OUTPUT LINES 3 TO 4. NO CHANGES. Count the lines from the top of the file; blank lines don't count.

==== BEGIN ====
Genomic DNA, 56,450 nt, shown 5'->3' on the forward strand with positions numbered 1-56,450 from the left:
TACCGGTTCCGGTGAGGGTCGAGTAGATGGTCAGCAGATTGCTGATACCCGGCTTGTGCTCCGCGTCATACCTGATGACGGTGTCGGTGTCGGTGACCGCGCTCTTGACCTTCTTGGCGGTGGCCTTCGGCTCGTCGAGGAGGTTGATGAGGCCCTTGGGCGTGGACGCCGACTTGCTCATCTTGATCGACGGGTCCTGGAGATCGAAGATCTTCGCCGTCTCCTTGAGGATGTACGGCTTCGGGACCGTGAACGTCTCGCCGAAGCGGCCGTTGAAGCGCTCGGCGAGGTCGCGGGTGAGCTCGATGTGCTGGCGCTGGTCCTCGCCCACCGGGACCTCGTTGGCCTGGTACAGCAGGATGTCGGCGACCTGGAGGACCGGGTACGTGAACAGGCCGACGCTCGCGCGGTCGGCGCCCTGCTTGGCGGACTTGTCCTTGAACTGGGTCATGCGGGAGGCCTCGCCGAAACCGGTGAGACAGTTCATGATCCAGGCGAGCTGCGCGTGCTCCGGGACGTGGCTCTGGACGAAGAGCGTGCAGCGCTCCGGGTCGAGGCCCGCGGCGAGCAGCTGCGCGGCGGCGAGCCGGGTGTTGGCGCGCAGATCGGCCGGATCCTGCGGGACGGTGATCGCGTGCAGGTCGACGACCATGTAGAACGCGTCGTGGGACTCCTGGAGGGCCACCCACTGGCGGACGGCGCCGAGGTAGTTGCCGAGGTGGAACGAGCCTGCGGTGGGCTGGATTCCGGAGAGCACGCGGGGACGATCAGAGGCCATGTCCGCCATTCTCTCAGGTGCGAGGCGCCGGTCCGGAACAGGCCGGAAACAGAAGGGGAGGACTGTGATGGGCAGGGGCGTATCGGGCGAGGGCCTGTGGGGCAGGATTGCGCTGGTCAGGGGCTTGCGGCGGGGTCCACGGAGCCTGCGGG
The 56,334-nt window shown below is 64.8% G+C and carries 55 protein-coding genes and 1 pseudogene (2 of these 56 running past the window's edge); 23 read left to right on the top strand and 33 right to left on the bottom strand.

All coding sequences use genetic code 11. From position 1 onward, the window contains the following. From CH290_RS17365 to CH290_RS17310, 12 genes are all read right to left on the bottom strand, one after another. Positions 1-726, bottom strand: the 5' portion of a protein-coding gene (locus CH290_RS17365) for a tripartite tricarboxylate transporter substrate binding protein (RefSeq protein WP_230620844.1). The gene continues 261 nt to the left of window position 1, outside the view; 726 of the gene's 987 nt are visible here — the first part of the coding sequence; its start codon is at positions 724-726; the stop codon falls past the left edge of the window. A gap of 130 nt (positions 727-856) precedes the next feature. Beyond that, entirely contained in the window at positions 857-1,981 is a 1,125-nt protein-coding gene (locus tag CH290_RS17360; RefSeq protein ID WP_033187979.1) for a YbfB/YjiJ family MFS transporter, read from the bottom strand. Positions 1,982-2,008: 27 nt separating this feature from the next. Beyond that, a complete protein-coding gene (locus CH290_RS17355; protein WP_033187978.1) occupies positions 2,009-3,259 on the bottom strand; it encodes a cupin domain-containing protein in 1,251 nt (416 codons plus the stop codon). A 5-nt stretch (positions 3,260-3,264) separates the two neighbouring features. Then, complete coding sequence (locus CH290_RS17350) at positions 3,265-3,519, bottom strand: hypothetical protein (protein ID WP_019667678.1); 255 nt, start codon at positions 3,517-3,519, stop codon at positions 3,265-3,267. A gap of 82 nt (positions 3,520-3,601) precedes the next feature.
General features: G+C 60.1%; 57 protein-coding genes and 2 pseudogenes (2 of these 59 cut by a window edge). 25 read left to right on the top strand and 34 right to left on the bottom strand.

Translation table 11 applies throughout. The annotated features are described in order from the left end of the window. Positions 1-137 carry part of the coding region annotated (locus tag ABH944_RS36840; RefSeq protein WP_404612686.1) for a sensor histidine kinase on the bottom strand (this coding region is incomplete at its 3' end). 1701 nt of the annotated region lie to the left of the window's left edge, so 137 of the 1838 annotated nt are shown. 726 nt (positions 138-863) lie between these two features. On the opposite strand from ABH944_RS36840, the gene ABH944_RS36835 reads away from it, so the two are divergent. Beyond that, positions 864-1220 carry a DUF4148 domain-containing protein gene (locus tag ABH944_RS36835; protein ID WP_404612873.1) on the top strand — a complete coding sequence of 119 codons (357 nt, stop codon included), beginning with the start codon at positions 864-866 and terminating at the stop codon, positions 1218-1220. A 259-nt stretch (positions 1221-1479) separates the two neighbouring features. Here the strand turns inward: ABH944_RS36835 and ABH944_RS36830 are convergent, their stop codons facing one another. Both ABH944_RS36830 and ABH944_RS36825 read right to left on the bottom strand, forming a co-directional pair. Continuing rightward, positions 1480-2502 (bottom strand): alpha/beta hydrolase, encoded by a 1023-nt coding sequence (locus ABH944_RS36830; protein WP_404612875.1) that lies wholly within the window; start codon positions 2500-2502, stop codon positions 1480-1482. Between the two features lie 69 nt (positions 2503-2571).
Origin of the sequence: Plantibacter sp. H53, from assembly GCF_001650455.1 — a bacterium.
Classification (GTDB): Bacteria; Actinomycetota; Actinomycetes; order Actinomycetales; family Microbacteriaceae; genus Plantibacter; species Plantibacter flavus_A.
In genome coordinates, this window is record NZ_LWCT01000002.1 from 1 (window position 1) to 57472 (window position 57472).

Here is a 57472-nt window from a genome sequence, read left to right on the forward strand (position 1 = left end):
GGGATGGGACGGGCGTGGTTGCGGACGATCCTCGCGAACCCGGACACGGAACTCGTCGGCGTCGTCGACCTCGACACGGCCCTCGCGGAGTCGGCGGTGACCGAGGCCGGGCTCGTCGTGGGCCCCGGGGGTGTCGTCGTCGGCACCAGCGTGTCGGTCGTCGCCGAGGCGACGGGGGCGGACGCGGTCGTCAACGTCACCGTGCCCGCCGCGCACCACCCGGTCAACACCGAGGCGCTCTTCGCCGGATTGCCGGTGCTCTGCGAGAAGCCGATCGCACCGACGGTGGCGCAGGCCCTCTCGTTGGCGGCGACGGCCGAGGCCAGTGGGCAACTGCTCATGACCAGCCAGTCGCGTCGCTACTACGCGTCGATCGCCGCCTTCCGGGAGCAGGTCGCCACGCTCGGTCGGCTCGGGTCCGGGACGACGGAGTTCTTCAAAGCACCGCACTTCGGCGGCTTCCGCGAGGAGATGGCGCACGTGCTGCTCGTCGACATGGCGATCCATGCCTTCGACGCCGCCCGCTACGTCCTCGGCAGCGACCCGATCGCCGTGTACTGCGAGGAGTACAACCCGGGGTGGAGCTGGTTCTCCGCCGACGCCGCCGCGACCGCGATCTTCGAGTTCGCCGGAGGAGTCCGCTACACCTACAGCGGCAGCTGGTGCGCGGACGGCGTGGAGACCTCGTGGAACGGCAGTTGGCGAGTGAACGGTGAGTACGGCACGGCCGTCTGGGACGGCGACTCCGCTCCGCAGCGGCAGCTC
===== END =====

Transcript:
The 56,334-nt window shown below is 64.8% G+C and carries 55 protein-coding genes and 1 pseudogene (2 of these 56 running past the window's edge); 23 read left to right on the top strand and 33 right to left on the bottom strand.

All coding sequences use genetic code 11. From position 1 onward, the window contains the following. From CH290_RS17365 to CH290_RS17310, 12 genes are all read right to left on the bottom strand, one after another. Positions 1-726, bottom strand: the 5' portion of a protein-coding gene (locus CH290_RS17365) for a tripartite tricarboxylate transporter substrate binding protein (RefSeq protein WP_230620844.1). The gene continues 261 nt to the left of window position 1, outside the view; 726 of the gene's 987 nt are visible here — the first part of the coding sequence; its start codon is at positions 724-726; the stop codon falls past the left edge of the window. A gap of 130 nt (positions 727-856) precedes the next feature. Beyond that, entirely contained in the window at positions 857-1,981 is a 1,125-nt protein-coding gene (locus tag CH290_RS17360; RefSeq protein ID WP_033187979.1) for a YbfB/YjiJ family MFS transporter, read from the bottom strand. Positions 1,982-2,008: 27 nt separating this feature from the next. Beyond that, a complete protein-coding gene (locus CH290_RS17355; protein WP_033187978.1) occupies positions 2,009-3,259 on the bottom strand; it encodes a cupin domain-containing protein in 1,251 nt (416 codons plus the stop codon). A 5-nt stretch (positions 3,260-3,264) separates the two neighbouring features. Then, complete coding sequence (locus CH290_RS17350) at positions 3,265-3,519, bottom strand: hypothetical protein (protein ID WP_019667678.1); 255 nt, start codon at positions 3,517-3,519, stop codon at positions 3,265-3,267. A gap of 82 nt (positions 3,520-3,601) precedes the next feature.